Montpellier Butter


This greatest of all butters is traditionally made in a mortar with a pestle, but a food processor will do. It is very good with cold poached fish, especially salmon, but is equally delicious with hot grilled fish. Spooned between slices of cold roast veal or pork, the slices reassembled, left for a day, and served at room temperature, it creates a lifelong memory.


  • 6 leaves spinach
  • ½ bunch watercress leaves
  • 2 tablespoons fresh parsley leaves
  • 2 tablespoons fresh chervil leaves
  • 2 tablespoons chopped fresh chives
  • 1 tablespoon fresh tarragon leaves
  • 2 shallots, peeled, chopped
  • 2 cornichons
  • 4 salted anchovy fillets, soaked, drained
  • 2 tablespoons capers, rinsed
  • 1 clove garlic, peeled
  • ½ teaspoon salt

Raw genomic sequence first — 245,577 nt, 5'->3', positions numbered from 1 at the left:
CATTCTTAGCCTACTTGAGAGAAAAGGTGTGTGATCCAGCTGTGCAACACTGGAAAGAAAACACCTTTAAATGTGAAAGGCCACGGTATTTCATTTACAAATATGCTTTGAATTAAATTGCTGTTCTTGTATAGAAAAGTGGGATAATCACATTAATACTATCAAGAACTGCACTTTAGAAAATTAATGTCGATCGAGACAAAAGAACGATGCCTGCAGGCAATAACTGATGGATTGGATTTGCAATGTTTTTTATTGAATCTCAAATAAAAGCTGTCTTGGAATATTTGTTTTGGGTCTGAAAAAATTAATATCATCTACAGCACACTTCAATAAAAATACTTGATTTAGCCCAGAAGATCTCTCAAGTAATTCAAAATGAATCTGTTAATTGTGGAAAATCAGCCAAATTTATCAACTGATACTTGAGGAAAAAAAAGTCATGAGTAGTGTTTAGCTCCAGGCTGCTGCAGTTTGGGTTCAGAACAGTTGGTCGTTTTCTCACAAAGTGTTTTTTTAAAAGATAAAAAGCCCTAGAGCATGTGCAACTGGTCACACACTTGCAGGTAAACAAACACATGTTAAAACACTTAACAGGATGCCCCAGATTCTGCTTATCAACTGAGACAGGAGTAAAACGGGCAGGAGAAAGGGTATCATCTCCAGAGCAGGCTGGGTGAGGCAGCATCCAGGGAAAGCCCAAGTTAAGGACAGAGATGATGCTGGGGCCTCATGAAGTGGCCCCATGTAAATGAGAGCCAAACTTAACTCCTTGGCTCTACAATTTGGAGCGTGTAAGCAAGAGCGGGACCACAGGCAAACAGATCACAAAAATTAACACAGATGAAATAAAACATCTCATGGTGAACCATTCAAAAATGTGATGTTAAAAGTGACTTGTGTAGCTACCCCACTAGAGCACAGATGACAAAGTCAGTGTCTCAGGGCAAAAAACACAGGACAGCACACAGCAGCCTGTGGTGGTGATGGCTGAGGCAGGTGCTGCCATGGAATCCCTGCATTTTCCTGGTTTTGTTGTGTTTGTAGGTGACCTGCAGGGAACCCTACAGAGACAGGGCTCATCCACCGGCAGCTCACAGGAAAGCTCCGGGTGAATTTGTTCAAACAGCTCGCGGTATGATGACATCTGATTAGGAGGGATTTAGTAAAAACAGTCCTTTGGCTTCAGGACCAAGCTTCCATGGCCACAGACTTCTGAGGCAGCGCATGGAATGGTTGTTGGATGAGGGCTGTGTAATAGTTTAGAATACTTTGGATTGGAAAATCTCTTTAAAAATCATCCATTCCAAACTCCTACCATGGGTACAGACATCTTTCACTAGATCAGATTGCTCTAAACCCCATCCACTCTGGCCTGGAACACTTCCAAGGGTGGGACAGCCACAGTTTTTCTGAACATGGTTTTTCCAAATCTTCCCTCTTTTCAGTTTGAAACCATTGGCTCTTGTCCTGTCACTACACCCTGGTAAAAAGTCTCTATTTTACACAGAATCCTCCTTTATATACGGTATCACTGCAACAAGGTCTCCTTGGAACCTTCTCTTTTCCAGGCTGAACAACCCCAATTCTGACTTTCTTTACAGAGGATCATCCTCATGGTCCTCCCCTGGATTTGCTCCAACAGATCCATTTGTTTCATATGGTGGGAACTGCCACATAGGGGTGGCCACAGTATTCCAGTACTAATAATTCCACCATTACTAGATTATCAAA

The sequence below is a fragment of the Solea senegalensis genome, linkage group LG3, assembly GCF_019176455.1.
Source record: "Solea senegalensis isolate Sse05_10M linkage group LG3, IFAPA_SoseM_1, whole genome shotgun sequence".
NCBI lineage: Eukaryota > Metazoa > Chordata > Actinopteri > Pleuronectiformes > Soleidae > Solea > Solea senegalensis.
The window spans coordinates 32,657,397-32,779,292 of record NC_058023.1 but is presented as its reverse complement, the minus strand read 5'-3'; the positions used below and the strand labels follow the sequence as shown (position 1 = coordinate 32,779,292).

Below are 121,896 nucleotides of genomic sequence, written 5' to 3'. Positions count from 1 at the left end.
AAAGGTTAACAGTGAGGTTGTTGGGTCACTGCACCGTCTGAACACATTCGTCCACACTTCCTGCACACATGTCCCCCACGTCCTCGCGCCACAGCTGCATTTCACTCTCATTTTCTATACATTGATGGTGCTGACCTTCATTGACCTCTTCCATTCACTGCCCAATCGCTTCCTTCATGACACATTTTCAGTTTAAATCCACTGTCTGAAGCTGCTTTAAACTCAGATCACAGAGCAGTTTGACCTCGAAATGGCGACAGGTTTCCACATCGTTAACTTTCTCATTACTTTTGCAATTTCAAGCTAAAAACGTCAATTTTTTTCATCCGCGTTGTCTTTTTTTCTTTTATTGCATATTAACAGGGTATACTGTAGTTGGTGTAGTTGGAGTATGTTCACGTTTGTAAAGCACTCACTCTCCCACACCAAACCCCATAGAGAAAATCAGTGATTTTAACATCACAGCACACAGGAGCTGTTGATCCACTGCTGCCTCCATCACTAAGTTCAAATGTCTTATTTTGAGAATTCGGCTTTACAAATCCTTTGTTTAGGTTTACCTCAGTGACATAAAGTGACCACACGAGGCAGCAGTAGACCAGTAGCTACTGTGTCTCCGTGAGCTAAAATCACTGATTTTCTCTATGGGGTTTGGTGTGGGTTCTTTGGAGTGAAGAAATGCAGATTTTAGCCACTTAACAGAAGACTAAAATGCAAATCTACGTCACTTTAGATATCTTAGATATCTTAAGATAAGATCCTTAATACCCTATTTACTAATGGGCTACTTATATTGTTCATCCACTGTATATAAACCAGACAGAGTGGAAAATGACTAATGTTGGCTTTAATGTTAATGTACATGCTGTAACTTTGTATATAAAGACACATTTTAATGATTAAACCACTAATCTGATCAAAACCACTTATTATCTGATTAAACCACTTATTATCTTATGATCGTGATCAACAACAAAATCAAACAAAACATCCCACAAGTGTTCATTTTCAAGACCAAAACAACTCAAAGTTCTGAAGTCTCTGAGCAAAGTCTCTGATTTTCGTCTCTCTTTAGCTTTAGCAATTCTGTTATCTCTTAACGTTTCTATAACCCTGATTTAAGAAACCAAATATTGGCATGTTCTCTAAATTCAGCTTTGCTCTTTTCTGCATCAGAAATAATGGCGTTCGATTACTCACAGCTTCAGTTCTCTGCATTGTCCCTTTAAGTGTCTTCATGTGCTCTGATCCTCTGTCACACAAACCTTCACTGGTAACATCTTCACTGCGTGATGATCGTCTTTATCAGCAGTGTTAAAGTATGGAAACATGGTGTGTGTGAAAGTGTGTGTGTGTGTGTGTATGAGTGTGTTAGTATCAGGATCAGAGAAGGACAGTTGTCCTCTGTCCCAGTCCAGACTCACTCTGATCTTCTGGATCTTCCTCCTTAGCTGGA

• ¼ teaspoon freshly ground pepper
  • ¼ teaspoon cayenne
  • 3 hard-cooked egg yolks
  • 2 large raw egg yolks
  • ¼ pound unsalted butter, room temperature
  • ½ cup olive oil
  • 1 teaspoon white wine vinegar


Blanch the spinach, watercress, herbs, and shallots in boiling water for 1 minute. Drain, refresh under cold water, and squeeze dry. Put them in a mortar or food processor. Add the cornichons, anchovies, capers, garlic, salt, pepper, and cayenne. Work with a pestle or process to a smooth paste. Add the egg yolks and the butter and process again until thoroughly mixed. Put through a food mill, fitted with the fine-mesh disk, into a bowl or back into the mortar and whisk in the oil by hand. The mixture should be glossy and as smooth as velvet. Beat in the vinegar and taste to see if it needs more salt and pepper.